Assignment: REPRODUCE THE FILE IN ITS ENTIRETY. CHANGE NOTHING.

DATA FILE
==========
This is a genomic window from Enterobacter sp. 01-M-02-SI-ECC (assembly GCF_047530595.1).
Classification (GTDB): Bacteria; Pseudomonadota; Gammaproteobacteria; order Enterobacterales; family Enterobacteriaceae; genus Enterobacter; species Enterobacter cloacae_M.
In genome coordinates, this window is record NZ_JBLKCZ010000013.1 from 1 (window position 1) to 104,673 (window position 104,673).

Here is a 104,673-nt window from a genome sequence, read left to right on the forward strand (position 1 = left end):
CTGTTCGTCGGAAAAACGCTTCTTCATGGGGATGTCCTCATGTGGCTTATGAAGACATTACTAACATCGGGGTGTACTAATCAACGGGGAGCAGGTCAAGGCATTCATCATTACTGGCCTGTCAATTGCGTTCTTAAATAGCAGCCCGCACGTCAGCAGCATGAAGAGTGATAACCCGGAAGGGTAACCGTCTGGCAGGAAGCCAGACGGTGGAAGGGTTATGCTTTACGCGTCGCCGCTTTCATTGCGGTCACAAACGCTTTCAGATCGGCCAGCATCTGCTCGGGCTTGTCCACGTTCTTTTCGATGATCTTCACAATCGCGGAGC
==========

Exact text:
This is a genomic window from Enterobacter sp. 01-M-02-SI-ECC (assembly GCF_047530595.1).
Classification (GTDB): Bacteria; Pseudomonadota; Gammaproteobacteria; order Enterobacterales; family Enterobacteriaceae; genus Enterobacter; species Enterobacter cloacae_M.
In genome coordinates, this window is record NZ_JBLKCZ010000013.1 from 1 (window position 1) to 104,673 (window position 104,673).

Here is a 104,673-nt window from a genome sequence, read left to right on the forward strand (position 1 = left end):
CTGTTCGTCGGAAAAACGCTTCTTCATGGGGATGTCCTCATGTGGCTTATGAAGACATTACTAACATCGGGGTGTACTAATCAACGGGGAGCAGGTCAAGGCATTCATCATTACTGGCCTGTCAATTGCGTTCTTAAATAGCAGCCCGCACGTCAGCAGCATGAAGAGTGATAACCCGGAAGGGTAACCGTCTGGCAGGAAGCCAGACGGTGGAAGGGTTATGCTTTACGCGTCGCCGCTTTCATTGCGGTCACAAACGCTTTCAGATCGGCCAGCATCTGCTCGGGCTTGTCCACGTTCTTTTCGATGATCTTCACAATCGCGGAGC